As expected, Azerbaijan's ruling party has claimed a landslide victory in yesterday's parliamentary elections. But as RFE/RL correspondent Jolyon Naegele reports, opposition parties and foreign observers say the vote was fixed.
Prague, 6 Nov 2000 (RFE/RL) -- The international election observer mission in Azerbaijan today accused local authorities of widespread electoral fraud in yesterday's parliamentary elections.
The Organization for Security and Cooperation in Europe, the Parliamentary Assembly of the Council of Europe, and other international organizations, which together deployed more than 200 monitors at polling stations yesterday in all 99 constituencies, say ballot boxes were stuffed and election procedures were subject to "clear manipulation."
A statement issued in Baku today by the mission says the Azerbaijani parliamentary elections "fall short of international standards." The observers' statement rejects the central electoral commission's claim of high voter turnout of some 70 percent of eligible voters, saying voter turnout was "very low." And the statement says "the elections were marred by numerous instances of serious irregularities, in particular a completely flawed counting process."
The statement says "observers reported ballot stuffing, manipulated turnout results, pre-marked ballots and production of either false protocols or no protocols at all." In addition, it says, party representatives frequently suffered intimidation, harassment, and even arrest. And it says unauthorized local officials often sought to influence voters and denied international observers access to polling stations and frequently expelled them from the premises of election commissions.
The monitors are appealing to Azerbaijani authorities for an urgent investigation into the reported irregularities and to take appropriate action.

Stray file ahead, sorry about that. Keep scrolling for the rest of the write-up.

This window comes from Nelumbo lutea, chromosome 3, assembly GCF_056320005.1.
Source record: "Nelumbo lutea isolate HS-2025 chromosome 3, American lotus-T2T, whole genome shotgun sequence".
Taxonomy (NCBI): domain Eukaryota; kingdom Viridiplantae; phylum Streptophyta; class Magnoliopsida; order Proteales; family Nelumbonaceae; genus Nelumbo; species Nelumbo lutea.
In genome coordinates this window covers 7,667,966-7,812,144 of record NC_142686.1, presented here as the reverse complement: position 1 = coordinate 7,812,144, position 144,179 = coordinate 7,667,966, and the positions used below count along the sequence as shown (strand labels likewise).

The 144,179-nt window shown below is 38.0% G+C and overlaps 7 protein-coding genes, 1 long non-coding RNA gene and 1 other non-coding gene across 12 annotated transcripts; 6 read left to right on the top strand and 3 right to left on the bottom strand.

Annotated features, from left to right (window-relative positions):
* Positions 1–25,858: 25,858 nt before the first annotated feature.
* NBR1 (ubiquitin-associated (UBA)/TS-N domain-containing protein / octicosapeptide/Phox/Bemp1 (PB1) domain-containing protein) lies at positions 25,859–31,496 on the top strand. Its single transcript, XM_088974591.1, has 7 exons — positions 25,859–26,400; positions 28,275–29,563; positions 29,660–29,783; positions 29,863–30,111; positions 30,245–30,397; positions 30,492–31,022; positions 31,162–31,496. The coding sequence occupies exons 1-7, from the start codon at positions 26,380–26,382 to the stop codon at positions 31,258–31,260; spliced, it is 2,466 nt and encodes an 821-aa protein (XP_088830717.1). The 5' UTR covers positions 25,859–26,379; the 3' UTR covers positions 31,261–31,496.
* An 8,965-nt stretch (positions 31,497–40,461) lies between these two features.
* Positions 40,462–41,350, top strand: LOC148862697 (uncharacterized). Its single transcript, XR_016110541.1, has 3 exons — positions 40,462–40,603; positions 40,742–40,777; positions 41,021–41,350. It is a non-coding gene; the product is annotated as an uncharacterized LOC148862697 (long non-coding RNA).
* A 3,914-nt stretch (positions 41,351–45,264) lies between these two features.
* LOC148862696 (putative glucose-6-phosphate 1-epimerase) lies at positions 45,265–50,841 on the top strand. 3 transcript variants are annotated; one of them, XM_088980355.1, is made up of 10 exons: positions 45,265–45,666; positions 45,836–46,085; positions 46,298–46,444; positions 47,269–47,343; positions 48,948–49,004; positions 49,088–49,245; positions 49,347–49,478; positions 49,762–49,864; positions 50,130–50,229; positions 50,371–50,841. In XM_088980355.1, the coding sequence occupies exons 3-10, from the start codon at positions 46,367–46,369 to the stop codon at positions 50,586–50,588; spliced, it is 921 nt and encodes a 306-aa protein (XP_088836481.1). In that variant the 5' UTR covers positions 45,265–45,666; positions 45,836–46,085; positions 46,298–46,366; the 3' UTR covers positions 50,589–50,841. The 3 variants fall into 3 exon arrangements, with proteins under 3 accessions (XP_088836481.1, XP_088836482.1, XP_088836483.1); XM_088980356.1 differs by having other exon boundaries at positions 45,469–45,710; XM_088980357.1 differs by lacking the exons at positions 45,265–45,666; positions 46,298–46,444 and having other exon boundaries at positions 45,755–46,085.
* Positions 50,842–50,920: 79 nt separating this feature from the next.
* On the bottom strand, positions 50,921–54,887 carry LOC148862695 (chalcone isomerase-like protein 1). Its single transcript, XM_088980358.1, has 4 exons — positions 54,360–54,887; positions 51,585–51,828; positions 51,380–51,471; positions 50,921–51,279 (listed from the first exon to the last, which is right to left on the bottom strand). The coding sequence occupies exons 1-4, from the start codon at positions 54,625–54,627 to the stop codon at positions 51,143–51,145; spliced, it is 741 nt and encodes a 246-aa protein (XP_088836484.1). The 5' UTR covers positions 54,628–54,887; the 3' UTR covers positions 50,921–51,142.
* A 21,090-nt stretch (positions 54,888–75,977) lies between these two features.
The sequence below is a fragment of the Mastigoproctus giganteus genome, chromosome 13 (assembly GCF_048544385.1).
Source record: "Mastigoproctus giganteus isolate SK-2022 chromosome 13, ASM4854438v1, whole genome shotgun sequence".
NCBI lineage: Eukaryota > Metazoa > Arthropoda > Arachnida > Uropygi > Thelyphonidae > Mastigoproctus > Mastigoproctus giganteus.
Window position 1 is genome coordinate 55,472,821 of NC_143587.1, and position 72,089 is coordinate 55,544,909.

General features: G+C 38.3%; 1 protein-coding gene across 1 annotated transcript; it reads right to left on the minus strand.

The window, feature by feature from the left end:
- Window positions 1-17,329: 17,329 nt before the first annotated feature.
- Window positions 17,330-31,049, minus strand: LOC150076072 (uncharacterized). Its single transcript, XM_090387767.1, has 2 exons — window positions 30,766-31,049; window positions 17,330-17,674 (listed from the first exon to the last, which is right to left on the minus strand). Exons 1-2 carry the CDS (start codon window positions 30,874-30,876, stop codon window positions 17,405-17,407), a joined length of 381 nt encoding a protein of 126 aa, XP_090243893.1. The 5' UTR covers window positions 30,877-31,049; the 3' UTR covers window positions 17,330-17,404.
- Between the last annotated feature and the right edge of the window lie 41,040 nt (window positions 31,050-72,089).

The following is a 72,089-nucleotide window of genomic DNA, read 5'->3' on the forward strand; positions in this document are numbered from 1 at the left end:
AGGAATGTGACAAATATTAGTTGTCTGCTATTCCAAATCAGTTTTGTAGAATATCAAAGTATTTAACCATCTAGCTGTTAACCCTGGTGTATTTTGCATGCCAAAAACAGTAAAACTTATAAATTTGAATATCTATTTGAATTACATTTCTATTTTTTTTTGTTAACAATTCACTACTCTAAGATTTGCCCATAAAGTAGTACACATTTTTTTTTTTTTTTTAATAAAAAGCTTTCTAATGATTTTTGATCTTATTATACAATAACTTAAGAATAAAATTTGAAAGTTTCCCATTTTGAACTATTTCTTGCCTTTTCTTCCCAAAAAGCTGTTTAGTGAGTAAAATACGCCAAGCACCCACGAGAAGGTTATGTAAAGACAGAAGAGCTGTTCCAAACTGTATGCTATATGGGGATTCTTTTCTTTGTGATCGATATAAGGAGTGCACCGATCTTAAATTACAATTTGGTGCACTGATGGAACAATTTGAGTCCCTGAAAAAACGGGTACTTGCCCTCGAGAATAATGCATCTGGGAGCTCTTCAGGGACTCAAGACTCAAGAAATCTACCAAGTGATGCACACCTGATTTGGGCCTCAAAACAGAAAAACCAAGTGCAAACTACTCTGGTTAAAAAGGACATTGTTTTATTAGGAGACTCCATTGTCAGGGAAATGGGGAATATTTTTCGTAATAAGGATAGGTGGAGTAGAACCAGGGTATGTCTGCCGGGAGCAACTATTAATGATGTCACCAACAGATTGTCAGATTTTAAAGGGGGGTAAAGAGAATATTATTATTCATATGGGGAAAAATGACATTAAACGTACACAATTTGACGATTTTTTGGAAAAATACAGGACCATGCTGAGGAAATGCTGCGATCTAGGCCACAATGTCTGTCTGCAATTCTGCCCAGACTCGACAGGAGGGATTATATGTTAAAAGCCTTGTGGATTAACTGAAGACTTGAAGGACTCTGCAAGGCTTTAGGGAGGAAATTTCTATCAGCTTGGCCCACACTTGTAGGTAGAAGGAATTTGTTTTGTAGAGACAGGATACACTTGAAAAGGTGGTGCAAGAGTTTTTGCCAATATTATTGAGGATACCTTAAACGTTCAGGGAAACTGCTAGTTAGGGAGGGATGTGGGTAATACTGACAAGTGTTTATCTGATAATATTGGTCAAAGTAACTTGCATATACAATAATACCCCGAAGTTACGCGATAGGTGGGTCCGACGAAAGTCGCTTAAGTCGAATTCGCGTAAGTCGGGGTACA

Public anger at manipulation of the vote surfaced today in Salyan, southwest of Baku, where members and supporters of the opposition Azeri Democratic Party set up a picket line to protest ballot stuffing.
The chairman of the party's local organization in Salyan, Emin Mahmedov:
"The police tried to run over an ADP official, Vahid Huseinov, but he jumped out of the way. The police arrested Huseinov but later released him."
The election observer mission warns Azerbaijan risks losing its chance to gain membership in the Council of Europe. The Council's parliamentary assembly last June recommended granting council membership to Azerbaijan but asked Baku to ensure that yesterday's elections would be "free and impartial."
Today's observation mission statement says "an invitation to join the council of Europe is not a gesture of blind trust in a country's political leadership."
Azerbaijan's central election commission says that with about half of the votes counted, the ruling Yeni Azerbaycan party won nearly three quarters of the vote (72 percent).
No other party succeeded in surpassing the 6 percent minimum required for a party or political movement to be represented in parliament. A total of 25 seats in the 125 seat parliament are selected on a proportional basis, the rest are elected in direct elections.
The opposition Popular Front received just less than the 6 percent minimum required to claim seats in parliament (5.7) percent and Musavat came in third, allegedly with 4.7 percent of the vote. Each had been expected to win about six seats in the assembly. The National Independence Party came in fourth with less than 4 percent (3.67) and the Communist party came in fifth with less than 3 percent (2.77).
Musavat chairman Isa Gambar last night accused the government of having taken advantage of the first-ever use of computers in Azerbaijan to tally election results.
"A team of computer technicians in each electoral district defined the number of voters involved there, and assigned a number of votes to each candidate, from either the ruling party or the independent parties, to get a total favorable to the government."
The executive secretary of the ruling Yeni Azerbaycan party, Ali Akhmedov, last night declared victory, saying the party had won an absolute majority of seats in parliament.
Meanwhile, President Heidar Aliev, whose son Ilham heads Yeni Azerbaycan, dismissed a question by an RFE/RL reporter about allegations that the government has a list of candidates who are guaranteed victory. He said:
"What can I say? I can only laugh. It is ridiculous."
Asked whether he envisions his 38-year-old son, Ilham, succeeding him as president, Aliyev responded, "he's not a little boy," and added that he doubts Ilham would be interested in becoming speaker of the Azerbaijani parliament. That post would make him the interim successor if the ailing 77-year-old president were to leave office early.